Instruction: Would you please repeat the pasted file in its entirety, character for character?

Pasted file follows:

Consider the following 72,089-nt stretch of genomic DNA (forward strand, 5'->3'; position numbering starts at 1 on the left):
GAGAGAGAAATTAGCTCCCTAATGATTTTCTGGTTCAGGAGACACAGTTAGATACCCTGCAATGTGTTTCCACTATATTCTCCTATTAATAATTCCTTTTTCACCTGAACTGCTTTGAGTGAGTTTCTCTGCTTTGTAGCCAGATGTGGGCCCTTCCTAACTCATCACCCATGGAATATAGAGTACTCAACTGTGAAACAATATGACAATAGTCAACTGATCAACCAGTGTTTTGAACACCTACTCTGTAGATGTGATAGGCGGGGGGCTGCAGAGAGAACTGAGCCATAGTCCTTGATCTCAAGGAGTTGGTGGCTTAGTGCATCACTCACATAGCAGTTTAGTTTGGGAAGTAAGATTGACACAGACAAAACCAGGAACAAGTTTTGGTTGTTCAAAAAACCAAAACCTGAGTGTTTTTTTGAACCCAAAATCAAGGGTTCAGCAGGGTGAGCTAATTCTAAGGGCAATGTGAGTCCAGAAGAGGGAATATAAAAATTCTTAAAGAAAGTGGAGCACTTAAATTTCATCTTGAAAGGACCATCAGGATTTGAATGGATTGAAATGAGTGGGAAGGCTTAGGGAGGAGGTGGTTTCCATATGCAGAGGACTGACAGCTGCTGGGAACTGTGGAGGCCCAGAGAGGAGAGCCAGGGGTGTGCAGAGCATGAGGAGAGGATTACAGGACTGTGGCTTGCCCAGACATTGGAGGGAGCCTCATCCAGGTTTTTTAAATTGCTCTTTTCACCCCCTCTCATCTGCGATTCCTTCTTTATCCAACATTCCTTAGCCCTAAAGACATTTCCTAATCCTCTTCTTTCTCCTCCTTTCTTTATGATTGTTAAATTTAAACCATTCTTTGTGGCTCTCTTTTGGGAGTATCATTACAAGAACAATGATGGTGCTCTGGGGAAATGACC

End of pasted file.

Consider the following 72,089-nt stretch of genomic DNA (forward strand, 5'->3'; position numbering starts at 1 on the left):
GAGAGAGAAATTAGCTCCCTAATGATTTTCTGGTTCAGGAGACACAGTTAGATACCCTGCAATGTGTTTCCACTATATTCTCCTATTAATAATTCCTTTTTCACCTGAACTGCTTTGAGTGAGTTTCTCTGCTTTGTAGCCAGATGTGGGCCCTTCCTAACTCATCACCCATGGAATATAGAGTACTCAACTGTGAAACAATATGACAATAGTCAACTGATCAACCAGTGTTTTGAACACCTACTCTGTAGATGTGATAGGCGGGGGGCTGCAGAGAGAACTGAGCCATAGTCCTTGATCTCAAGGAGTTGGTGGCTTAGTGCATCACTCACATAGCAGTTTAGTTTGGGAAGTAAGATTGACACAGACAAAACCAGGAACAAGTTTTGGTTGTTCAAAAAACCAAAACCTGAGTGTTTTTTTGAACCCAAAATCAAGGGTTCAGCAGGGTGAGCTAATTCTAAGGGCAATGTGAGTCCAGAAGAGGGAATATAAAAATTCTTAAAGAAAGTGGAGCACTTAAATTTCATCTTGAAAGGACCATCAGGATTTGAATGGATTGAAATGAGTGGGAAGGCTTAGGGAGGAGGTGGTTTCCATATGCAGAGGACTGACAGCTGCTGGGAACTGTGGAGGCCCAGAGAGGAGAGCCAGGGGTGTGCAGAGCATGAGGAGAGGATTACAGGACTGTGGCTTGCCCAGACATTGGAGGGAGCCTCATCCAGGTTTTTTAAATTGCTCTTTTCACCCCCTCTCATCTGCGATTCCTTCTTTATCCAACATTCCTTAGCCCTAAAGACATTTCCTAATCCTCTTCTTTCTCCTCCTTTCTTTATGATTGTTAAATTTAAACCATTCTTTGTGGCTCTCTTTTGGGAGTATCATTACAAGAACAATGATGGTGCTCTGGGGAAATGACC